Thursday, September 25, 2003
Do You Know about the Purple Pill?
Neither do I. But I sure hear about it on the radio. The latest commercials feature someone who interrupts the chatter of a cocktail party or similar event with the question: “Do you know about the purple pill?” The conversation thuds to a stop, as though people are looking at the guy, wondering “Who the fuck is this idiot?”, and then gradually comes back to normal.
In comparison, their previous radio commercial pretended to interview people on the street, all of whom just glowed about how their lives had changed since they found the purple pill. With both commercials, listeners are then directed to ask their doctors if the purple pill is right for them.
Note that at no time do they offer one whit of information as to what the “purple pill” (brand name: Nexium, chemical name: esomeprazole magnesium) is for. Depression? HIV? Weight loss? Birth control? Diabetes? Puts hyperactive kids into a comatose state?
So I took the bait, and switched. I asked my doctor if he gets a lot of people asking about the “purple pill”. He told me yes, and he really dislikes it. (He doesn’t hate the pill, he hates the marketing message: ask your doctor if random drugs are what you need, whether you even have a problem or not.)
Not that this marketing misbehavior is limited to the marketers of Nexium). There was a big flak a few years ago with HIV medications which showed the people allegedly taking them doing things like climbing mountains, implying that result for taking their drugs, when more likely would be simply being able to get out of bed and maybe work again. Since then, I saw an ad for a drug where the ad was a rose in a pair of hands (echoing some Buddhist imagery, I believe), the name of the drug, and the direction to ask your doctor. By the ad’s placement in a gay bar, I presume it was an HIV medication, but there was no indication of that on the ad itself.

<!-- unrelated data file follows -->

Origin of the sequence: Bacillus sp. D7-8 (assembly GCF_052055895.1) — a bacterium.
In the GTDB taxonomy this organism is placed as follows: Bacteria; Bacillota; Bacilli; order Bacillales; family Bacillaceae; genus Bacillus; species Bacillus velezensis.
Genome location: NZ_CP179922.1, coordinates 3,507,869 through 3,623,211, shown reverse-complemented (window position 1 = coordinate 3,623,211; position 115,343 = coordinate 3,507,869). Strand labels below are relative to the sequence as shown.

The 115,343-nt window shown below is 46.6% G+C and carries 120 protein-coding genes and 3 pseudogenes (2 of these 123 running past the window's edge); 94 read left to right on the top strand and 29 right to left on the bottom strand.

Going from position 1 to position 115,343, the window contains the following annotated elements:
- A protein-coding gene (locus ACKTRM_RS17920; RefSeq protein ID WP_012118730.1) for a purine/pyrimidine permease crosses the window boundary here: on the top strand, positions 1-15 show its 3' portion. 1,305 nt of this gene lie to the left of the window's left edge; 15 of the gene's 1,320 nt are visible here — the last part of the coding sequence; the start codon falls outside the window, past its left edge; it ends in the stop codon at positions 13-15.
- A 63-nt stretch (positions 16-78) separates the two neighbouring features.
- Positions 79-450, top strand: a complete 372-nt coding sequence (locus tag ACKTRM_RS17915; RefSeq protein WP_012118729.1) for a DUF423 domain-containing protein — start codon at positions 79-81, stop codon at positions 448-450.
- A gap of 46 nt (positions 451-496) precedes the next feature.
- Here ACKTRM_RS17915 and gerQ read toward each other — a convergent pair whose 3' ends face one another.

On the side, while discussing people panicking about mystery diseases, I do recommend the comic book (formerly a comic strip, but editorial hassles got too much for the artist) “Liberty Meadows” by Frank Cho. Among the cast of characters is Leslie, the hypochondriac bullfrog, who periodically goes to the doctor/vet complaining of a host of imagined ailments. My favorite strip was when he was asked what he was suffering from, and Leslie (who is male) replied, “ovarian cyst.”
Updated on September 13, 2010